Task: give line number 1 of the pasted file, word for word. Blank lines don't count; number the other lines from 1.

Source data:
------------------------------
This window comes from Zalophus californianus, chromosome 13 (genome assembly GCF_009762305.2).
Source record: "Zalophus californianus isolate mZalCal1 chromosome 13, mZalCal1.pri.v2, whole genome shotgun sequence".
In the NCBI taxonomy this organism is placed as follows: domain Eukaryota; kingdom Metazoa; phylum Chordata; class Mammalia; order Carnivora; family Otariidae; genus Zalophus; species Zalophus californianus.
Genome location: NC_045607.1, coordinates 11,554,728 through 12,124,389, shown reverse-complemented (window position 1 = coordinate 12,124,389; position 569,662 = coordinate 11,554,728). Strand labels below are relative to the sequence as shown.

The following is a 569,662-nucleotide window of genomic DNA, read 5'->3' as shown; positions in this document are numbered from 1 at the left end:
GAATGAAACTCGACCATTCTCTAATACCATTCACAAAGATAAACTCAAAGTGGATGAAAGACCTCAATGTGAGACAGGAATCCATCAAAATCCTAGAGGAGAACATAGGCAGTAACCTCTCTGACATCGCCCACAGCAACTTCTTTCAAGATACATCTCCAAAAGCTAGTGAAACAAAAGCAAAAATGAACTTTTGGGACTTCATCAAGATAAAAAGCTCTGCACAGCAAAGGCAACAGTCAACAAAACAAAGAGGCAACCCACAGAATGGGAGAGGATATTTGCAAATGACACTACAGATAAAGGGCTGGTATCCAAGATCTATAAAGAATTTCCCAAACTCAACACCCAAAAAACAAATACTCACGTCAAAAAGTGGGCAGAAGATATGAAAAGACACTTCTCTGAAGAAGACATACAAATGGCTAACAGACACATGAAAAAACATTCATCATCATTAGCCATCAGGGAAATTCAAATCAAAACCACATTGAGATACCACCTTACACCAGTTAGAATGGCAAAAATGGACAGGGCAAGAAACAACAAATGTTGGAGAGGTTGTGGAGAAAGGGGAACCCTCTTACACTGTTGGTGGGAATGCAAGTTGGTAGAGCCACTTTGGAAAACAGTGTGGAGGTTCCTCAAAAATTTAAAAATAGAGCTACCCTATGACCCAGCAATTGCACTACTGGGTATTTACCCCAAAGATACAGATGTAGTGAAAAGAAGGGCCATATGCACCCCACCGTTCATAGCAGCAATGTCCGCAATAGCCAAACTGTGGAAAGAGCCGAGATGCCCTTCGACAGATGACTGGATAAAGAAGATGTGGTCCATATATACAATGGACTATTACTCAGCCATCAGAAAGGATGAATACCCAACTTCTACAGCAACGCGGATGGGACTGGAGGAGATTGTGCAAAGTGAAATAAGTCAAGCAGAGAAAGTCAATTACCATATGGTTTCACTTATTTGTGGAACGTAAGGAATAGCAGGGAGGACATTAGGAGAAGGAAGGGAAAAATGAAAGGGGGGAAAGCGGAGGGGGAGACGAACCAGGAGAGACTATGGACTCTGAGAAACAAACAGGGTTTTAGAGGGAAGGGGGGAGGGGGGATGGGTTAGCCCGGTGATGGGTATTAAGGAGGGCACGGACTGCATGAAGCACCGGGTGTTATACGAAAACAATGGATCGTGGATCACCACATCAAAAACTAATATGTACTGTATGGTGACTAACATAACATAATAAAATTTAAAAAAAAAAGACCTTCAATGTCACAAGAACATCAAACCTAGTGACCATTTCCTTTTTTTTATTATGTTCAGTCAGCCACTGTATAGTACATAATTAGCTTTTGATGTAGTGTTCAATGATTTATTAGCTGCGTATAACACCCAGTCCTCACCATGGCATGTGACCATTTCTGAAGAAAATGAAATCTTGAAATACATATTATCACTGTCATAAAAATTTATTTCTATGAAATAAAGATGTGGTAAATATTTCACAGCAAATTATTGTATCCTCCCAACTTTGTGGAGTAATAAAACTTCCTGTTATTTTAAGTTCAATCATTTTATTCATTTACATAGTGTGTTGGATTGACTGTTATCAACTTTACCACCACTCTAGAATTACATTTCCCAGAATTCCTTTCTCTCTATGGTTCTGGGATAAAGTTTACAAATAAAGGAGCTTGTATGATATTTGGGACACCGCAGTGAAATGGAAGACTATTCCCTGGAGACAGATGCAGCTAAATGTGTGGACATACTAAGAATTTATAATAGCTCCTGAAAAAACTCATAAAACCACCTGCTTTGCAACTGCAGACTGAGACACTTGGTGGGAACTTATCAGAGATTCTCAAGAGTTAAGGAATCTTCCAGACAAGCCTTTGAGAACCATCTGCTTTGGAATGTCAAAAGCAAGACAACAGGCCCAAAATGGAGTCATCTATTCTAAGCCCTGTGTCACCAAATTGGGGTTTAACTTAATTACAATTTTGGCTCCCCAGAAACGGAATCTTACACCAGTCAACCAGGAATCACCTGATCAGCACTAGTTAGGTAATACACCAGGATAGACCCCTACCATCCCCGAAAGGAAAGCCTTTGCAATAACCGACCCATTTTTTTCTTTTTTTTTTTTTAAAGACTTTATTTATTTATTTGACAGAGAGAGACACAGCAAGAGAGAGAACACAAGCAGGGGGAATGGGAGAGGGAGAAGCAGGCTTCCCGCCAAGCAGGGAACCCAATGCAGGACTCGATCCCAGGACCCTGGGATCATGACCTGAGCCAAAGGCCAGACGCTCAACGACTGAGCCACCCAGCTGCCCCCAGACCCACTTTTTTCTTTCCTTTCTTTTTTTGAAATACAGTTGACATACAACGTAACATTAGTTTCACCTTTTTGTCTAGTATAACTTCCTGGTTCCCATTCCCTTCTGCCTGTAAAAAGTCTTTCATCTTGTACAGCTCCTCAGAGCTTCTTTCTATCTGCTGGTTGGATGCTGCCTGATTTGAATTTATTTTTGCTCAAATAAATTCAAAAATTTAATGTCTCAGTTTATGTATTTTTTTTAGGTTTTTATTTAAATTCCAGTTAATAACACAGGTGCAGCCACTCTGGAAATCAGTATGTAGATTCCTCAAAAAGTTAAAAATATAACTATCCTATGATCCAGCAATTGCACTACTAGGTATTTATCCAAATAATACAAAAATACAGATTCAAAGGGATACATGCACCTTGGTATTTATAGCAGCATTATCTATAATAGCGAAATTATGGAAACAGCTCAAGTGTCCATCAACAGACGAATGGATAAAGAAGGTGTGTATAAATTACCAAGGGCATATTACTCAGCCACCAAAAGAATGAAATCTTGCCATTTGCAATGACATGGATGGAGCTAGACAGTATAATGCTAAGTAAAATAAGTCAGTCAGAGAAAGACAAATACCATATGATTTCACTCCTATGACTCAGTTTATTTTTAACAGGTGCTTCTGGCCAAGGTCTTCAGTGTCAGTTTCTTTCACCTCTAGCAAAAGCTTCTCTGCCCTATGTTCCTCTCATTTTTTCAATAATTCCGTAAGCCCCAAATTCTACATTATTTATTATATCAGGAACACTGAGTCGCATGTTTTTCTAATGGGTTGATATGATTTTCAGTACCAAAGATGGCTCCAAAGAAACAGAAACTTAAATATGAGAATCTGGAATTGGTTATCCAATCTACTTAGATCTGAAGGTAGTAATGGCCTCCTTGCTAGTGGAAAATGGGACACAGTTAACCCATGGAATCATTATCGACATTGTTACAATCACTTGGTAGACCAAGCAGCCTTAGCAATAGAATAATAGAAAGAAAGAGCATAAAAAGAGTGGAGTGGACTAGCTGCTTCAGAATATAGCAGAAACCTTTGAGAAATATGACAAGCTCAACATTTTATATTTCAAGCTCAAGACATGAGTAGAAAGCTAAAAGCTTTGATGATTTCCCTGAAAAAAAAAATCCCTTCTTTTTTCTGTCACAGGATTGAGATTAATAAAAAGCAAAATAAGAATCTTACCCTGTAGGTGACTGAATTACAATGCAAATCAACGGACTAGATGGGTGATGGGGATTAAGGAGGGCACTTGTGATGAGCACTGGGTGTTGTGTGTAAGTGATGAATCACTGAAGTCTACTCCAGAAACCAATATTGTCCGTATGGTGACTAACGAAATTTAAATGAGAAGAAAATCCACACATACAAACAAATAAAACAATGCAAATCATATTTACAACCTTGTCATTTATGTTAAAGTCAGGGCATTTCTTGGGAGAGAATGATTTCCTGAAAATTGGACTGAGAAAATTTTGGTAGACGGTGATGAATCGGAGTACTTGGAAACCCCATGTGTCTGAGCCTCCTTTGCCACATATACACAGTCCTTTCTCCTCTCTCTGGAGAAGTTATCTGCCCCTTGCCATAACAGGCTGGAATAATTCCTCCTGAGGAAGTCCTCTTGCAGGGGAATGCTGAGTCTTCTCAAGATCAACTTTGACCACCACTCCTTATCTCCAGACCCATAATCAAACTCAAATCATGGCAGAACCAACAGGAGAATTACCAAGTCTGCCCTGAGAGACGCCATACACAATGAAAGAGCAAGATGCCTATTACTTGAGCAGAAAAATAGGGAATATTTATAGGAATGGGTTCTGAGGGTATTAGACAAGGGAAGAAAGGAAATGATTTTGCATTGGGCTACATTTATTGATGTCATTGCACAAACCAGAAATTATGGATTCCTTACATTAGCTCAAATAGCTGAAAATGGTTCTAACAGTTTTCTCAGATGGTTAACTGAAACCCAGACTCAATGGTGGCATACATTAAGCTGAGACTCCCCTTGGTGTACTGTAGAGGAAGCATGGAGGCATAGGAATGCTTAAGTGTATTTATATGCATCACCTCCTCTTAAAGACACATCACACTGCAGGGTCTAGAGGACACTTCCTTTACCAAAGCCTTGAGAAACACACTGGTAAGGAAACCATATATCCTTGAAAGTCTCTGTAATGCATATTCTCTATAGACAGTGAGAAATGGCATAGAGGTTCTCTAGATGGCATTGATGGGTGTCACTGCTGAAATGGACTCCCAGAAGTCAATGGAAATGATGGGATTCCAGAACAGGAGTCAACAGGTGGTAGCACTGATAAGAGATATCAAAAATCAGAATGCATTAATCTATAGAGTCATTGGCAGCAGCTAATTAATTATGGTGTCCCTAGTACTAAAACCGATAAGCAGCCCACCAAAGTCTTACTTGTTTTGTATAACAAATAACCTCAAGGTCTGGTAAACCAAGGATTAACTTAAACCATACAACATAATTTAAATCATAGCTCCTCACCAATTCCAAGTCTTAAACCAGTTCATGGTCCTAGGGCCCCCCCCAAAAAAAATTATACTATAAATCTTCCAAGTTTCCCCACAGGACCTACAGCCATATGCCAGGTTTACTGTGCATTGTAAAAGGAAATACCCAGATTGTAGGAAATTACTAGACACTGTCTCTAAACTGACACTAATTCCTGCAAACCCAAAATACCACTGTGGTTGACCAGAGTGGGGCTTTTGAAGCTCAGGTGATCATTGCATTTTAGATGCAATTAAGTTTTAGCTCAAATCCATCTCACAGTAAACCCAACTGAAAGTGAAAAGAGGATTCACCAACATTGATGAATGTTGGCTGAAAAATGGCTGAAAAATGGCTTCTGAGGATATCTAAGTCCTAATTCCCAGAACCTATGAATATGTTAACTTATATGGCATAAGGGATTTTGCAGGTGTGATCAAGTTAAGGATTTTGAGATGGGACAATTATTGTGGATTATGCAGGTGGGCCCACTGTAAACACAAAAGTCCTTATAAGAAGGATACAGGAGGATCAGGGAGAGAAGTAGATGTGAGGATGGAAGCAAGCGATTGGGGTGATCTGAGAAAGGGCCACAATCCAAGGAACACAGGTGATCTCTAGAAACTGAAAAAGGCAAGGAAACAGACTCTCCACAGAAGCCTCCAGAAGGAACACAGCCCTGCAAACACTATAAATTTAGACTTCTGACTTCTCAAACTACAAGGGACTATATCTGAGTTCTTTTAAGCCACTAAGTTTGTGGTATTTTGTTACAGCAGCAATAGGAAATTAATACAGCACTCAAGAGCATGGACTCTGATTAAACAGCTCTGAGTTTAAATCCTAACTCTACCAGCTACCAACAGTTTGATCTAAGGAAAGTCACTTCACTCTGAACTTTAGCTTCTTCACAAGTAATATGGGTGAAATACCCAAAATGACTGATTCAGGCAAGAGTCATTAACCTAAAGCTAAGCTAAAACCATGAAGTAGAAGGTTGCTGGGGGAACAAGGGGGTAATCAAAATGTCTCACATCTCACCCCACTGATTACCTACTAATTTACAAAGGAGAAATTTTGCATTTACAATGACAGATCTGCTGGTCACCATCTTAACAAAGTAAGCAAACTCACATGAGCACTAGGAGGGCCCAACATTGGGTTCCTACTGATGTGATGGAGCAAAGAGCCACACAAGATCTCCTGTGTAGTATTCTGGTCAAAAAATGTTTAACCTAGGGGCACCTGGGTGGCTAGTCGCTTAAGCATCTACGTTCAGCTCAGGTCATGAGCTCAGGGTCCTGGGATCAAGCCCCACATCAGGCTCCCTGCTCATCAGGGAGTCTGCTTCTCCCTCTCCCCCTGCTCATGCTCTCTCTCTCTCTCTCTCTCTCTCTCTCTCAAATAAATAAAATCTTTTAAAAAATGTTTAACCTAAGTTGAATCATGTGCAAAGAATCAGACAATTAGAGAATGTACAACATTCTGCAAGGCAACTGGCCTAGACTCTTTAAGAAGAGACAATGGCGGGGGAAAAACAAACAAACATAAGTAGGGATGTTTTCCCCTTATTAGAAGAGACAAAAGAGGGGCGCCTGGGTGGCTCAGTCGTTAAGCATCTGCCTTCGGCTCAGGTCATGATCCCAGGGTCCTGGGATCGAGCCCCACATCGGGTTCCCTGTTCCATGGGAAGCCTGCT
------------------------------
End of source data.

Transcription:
This window comes from Zalophus californianus, chromosome 13 (genome assembly GCF_009762305.2).